Introducing Coinbase API v2

Today we’re excited to announce the release of Coinbase API v2, now in “general availability.” We introduced the API into developer preview two months ago, and received great feedback and suggestions. As a result, we’ve been busy adding new features, additional endpoints and refining the API.

API v2 is designed from the ground up, following modern RESTful design principles. It’s highly consistent, extendable and performant, making it easier for developers to build on the Coinbase platform. During the developer preview, many of the most recent features at, including the new transaction list, were built using the API v2.

As part of this general availability release, we’ll begin versioning the API, which is now ready for production use. For existing developers who will be transitioning to API v2, we’ll be working closely with the community and our partners to make the process as seamless as we can. We’ll maintain full support of API v1 for 12 months, so there’s plenty of time to prepare. In the next few weeks, we’ll announce a more detailed transition schedule for existing apps.

What’s new?

New endpoints

Coinbase API’s endpoints are now divided into three categories:

  • Data API provides the latest information including the current bitcoin price and exchange rates
  • Wallet API provides access to user’s information, including transaction history, and makes it easy to send and receive bitcoin payments
  • Merchant API allows business tools to accept bitcoin payments easily

New API key authentication

API key authentication is now based on timestamped and signed requests similar to Coinbase Exchange API. Authentication uses the same key and secret pairs as the v1 but authentication signing has changed.

Read more about API key authentication

Versioning and errors

As we add new features to the API, we want to keep backwards compatibility with old implementations. To facilitate this, we’ve introduced date-based versioning which can be defined with the CB-VERSION header.

Read more about versioning

Cursor based pagination

Pagination is now based on object IDs. This helps in cases when you’re paginating fast changing collections. To help with pagination, every collection response also includes the pagination object with paths to the next pagination page. This makes it easy to paginate over large collections of data.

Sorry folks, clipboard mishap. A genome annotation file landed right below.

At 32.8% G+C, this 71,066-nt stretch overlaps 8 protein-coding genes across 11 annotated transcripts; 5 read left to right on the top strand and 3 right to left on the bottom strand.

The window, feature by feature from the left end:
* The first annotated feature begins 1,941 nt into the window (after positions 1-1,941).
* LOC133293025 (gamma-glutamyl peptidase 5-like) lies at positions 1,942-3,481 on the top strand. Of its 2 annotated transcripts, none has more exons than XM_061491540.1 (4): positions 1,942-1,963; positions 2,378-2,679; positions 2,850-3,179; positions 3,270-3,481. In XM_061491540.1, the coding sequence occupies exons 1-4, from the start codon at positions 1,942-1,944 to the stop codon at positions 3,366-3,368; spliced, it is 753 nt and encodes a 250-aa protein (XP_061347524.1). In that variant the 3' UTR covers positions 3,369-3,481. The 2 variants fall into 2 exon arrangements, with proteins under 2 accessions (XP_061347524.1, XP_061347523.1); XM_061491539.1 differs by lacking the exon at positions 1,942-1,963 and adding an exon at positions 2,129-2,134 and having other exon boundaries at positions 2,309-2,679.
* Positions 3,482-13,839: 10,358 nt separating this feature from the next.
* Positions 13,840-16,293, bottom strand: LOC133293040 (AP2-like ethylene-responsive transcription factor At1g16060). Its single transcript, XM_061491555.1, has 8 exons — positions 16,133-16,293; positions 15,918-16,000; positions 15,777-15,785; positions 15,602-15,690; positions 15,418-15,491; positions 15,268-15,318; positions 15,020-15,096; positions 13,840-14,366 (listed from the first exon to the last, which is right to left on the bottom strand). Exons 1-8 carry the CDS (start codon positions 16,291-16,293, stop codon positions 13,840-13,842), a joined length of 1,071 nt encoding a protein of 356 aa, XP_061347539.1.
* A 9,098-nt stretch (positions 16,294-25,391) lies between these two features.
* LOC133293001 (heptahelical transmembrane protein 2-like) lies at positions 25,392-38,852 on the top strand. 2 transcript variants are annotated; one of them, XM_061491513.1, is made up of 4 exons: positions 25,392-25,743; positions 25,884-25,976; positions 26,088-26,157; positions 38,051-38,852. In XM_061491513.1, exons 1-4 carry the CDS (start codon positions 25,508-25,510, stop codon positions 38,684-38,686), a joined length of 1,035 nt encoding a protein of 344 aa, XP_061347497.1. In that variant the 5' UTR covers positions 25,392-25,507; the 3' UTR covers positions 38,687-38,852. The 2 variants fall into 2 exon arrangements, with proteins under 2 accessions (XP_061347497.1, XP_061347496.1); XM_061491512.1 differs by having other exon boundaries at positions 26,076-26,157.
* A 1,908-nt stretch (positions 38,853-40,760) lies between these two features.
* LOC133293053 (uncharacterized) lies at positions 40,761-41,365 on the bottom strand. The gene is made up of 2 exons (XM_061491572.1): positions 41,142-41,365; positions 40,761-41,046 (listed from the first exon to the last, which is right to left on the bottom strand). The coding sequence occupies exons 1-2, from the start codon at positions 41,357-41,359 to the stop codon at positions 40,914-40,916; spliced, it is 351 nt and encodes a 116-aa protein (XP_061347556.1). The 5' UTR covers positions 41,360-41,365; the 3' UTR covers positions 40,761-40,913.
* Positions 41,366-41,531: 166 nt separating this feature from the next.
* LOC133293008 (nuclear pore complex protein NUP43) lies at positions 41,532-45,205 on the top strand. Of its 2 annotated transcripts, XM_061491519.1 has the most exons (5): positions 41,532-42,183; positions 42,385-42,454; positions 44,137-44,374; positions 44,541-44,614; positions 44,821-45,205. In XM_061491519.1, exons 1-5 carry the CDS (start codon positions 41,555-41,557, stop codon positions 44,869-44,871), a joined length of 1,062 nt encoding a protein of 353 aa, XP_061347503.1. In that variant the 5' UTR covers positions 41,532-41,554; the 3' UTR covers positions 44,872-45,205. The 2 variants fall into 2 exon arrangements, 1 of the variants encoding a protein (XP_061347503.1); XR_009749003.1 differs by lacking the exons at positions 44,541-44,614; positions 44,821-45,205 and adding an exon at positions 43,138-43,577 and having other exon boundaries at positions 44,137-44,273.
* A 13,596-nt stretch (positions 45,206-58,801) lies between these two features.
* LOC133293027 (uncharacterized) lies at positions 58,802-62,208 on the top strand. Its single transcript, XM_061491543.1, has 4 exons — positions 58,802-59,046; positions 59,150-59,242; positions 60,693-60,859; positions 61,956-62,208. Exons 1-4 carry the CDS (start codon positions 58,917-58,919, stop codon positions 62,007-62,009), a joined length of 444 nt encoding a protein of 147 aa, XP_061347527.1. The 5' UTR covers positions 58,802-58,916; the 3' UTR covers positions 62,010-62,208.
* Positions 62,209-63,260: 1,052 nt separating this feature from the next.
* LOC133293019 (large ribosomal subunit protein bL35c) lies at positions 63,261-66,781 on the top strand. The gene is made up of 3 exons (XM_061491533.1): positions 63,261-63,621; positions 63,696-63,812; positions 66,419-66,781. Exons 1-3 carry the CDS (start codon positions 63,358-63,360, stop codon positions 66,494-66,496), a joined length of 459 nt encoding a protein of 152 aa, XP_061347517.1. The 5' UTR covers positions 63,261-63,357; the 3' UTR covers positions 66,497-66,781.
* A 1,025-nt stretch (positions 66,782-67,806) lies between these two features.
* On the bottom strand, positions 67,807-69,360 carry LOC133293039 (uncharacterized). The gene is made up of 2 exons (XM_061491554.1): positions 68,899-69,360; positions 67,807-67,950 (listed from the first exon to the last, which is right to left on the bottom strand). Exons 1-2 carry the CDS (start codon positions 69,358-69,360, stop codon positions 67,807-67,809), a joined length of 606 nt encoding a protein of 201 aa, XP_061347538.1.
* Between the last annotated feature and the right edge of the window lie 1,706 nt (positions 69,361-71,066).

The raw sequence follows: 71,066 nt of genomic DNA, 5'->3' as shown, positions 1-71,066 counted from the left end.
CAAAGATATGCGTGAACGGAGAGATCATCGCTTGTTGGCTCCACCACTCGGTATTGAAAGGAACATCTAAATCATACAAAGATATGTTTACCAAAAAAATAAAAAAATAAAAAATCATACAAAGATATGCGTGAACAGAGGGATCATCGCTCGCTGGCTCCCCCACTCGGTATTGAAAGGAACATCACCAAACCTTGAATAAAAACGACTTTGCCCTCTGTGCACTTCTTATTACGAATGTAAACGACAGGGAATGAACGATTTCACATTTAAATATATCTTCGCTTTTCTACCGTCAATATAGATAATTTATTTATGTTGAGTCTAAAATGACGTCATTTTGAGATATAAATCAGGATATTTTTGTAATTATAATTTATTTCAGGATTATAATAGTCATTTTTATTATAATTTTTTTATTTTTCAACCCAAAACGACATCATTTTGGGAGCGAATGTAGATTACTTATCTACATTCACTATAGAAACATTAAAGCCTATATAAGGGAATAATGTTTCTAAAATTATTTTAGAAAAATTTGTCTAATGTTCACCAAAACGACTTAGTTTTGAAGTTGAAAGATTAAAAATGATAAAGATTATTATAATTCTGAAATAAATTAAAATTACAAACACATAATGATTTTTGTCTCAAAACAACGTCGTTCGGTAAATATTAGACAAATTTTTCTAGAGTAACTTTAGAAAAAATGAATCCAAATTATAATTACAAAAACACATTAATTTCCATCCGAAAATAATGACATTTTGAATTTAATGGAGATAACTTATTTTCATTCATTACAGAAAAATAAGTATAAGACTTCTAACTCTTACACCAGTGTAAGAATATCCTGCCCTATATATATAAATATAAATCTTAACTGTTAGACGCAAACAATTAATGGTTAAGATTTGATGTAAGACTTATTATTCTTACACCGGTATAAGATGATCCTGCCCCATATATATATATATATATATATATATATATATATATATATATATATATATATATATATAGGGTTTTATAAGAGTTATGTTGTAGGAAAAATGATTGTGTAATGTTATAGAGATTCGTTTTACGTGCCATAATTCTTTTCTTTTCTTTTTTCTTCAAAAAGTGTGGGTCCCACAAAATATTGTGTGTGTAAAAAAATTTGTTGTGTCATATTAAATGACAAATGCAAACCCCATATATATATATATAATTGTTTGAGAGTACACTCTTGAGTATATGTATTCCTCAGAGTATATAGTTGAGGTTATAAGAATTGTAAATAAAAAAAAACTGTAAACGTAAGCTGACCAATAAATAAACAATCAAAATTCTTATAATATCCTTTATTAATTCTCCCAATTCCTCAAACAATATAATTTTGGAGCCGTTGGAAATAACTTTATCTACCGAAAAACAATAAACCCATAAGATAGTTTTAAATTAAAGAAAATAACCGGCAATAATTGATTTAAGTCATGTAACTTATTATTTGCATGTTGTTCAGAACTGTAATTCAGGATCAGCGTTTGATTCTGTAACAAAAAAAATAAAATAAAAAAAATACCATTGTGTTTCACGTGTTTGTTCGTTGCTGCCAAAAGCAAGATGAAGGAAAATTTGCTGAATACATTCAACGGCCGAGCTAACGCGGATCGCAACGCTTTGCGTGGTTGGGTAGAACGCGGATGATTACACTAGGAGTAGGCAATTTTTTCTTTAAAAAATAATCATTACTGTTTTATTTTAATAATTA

Example pagination:


  "pagination": {
    "ending_before": null,
    "starting_after": "8aae4a09-95bd-45a9-9b69-15c6b4a54720",
    "limit": 25,
    "order": "desc",
    "previous_uri": null,
    "next_uri": "/v2/accounts?&limit=25&starting_after=5d5aed5f-b7c0-5585-a3dd-a7ed9ef0e414"
  "data": [

Read more about pagination

Expanding resources

To avoid extra calls and a bad user experience, we have added the ability to expand linked resources in the response. This makes it easy to construct full pages with just one API call.

Example expanding resources:


  "data": [
      "id": "0ec2de93-7dae-5a50-8580-6445a08e4ae4",
      "type": "send",
      "status": "pending",
      "amount": {
        "amount": "-1.00000000",
        "currency": "BTC"
      "native_amount": {
        "amount": "-10.00",
        "currency": "USD"
      "description": null,
      "created_at": "2015-01-31T20:49:02Z",
      "updated_at": "2015-01-31T20:49:02Z",
      "resource": "transaction",
      "resource_uri": "/v2/accounts/8fcd97cd-50ca-5803-8c27-1146e54b1c09/transactions/0ec2de93-7dae-5a50-8580-6445a08e4ae4/",
      "network": {
        "status": "unconfirmed",
        "hash": "a7e23afeccf863dc8359ba04d2b854eddb6dea6901643828fdb3aca53d8bf600"
      "to": {
        "id": "9d55bef5-47f1-5936-b771-b07c1d8140a2",
        "name": "James Smith",
        "username": null,
        "profile_location": null,
        "profile_bio": null,
        "profile_url": null,
        "avatar_url": "",
        "resource": "user",
        "resource_uri": "/v2/users/9d55bef5-47f1-5936-b771-b07c1d8140a2/"

Read more about expanding resources

New permissions (scopes)

To improve user security, developer trust, and better conversion optimization control, all permissions are now split into fine-grained scopes (e.g. wallet:transactions:read and wallet:transactions:send). This makes it easy for developers to define just the right amount of permissions they need in order to get the job done.

Read more about permissions

Metadata fields

Merchants can now include internal data to orders created using new merchant APIs. For example, this information could be an internal order ID or customer’s name and email address.

Read more about metadata

New Coinbase Ruby gem

Coinbase’s ruby gem has been updated to support all of the API v2’s functionality and is now available both at RubyGems and GitHub.

Read more about Ruby gem

What’s next

We’re excited to support all the existing and new developers who want to build and hack with Coinbase. We will continue adding new features and announcing more client libraries for the APIs in the coming weeks.

Please note: We’re hiring engineers (both in our San Francisco office and remote anywhere in the world). If you’re interested in speaking with us about a role we’ve set up a coding challenge that you can take in about 30–45 minutes. You can also apply through our careers site if you prefer to start the conversation that way.

Written by Jori Lallo